· Error analysis. An informal method of teacher assessment that involves the teacher noting the particular kinds of errors a student makes when doing academic work.
· Standardized achievement assessment. A method of evaluating a person that has been applied to a large group so that an individual’s score can be compared to the norm, or average.
(Hallahan, Kauffman, and Pullen, 2009, p. 203-212)
Organizations that support, work for, or advocate for the disability.
· Succeeding with LD: 20 True Stories about Real People with LD - 20 first-person accounts from children, adolescents, and adults ages 10 to 61 who have struggled in school—or their careers—because of learning problems. The subjects, who include include Paul Orfalea, the founder of Kinkos, and paleontologist Jack Horner, share happy and sad experiences as well as strategies that helped them move beyond obstacles. Many attended special schools and fought to achieve success. Reader questions generated by each story appear in the margins.
· Kidsource articles on LD - Practical articles from Kidsource on learning disabilities, including those on education & disabilities and speech & language development
· Learning Disabilities Explained - Have you heard terms like dyslexia, dysgraphia, dyscalculia, dyspraxia, non-verbal learning disorder, and wondered what they all mean? If so, this is the site for you. This area of the site covers three different categories including: What is a learning disability?, What is NOT a learning disability?, and the various Types of learning disabilities.
· 10 Tips for Software Selection for Math Instruction - Many students with learning disabilities struggle to learn mathematics. Students have trouble understanding mathematical concepts, recalling and carrying out mathematical procedures, and solving a range of mathematical problems. Importantly, researchers have identified a range of effective mathematics interventions for students with disabilities. Computer-aided instruction has been shown to be an effective tool for mathematics instruction.
· Book - Nonverbal Learning Disabilities at School - This book has absolutely terrific ideas for how to modify and accommodate an NLD child at school. It provides a subject by subject blueprint for modifying curriculum that makes it fast and easy for a classroom teacher to accommodate different learners. A must for parents working through the IEP process for their children--bring it to your meetings!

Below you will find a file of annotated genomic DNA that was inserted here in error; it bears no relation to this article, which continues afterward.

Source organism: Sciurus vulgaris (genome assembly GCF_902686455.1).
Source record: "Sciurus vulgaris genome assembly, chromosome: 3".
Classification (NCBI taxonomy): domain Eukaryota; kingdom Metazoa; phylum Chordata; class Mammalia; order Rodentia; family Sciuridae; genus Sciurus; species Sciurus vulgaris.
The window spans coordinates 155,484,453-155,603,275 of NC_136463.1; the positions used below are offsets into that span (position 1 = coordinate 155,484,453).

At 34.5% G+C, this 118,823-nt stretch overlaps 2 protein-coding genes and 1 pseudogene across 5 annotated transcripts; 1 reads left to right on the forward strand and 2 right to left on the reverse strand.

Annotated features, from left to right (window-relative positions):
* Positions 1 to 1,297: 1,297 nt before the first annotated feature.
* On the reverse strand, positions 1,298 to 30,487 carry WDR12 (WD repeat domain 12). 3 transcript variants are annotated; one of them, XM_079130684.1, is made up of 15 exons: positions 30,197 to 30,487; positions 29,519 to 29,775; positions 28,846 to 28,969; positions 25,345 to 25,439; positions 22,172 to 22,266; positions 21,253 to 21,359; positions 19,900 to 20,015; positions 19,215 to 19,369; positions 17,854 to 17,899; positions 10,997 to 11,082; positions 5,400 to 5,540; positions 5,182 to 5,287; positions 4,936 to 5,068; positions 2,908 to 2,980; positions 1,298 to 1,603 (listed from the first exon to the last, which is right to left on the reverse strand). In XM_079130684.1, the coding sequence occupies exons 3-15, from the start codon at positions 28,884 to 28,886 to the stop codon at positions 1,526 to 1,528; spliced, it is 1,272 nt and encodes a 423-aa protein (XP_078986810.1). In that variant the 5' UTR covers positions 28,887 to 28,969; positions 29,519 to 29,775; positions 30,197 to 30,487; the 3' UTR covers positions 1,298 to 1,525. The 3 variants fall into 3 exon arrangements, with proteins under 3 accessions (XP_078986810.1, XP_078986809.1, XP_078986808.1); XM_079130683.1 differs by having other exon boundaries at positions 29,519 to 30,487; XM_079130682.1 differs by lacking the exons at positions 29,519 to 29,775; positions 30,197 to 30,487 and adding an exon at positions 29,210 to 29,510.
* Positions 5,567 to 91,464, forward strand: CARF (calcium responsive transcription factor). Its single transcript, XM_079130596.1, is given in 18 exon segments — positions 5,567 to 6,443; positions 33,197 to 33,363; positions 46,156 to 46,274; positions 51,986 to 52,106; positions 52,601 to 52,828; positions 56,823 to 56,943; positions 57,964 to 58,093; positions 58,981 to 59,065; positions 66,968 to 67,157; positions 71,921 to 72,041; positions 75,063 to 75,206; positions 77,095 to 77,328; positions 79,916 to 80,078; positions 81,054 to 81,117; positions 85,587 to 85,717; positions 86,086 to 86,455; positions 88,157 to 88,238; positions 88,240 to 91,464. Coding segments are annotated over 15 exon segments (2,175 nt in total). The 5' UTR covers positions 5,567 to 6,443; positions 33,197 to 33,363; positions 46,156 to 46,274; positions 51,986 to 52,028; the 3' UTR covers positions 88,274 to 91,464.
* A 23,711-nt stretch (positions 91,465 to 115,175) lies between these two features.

· Assistive Technology for Children with Learning Difficulties - This extensive guide was prepared by the Frostig Center in Pasadena, California. It identifies the various types of AT for writing, reading, listening, organization/memory, and math. Under each type, there is a list of specific devices with descriptions on how it can help people with learning disabilities. Next, they discuss how to select the best AT for your child and the importance of knowing the intended purpose for it. There is a list of “Steps to Success” for selecting AT, frequently-asked-questions, and additional Internet Resources. Finally, the last page is a table, Technologies by Area of Difficulty, which shows which technology can help with each learning difficulty.
· Learning disabilities: Tips for parents- Basic facts to help parents recognize and cope with learning disabilities.
· Struggling Teens.com - A resource for parents and professionals helping teens with behavioral and/or learning disability problems.
· Schwab Learning – Schwab Learning contains more than 200 pages of content on learning differences and disabilities. On the site, parents can easily navigate between: a) Identifying a Learning Difference b) Managing a Learning Difference and c) Connecting with Others. It draws upon the work of recognized authorities, current studies and leading institutions in the fields of learning, child development, education and psychology, but is written and organized to be easily understood and accessible to parents. New features and content are added weekly.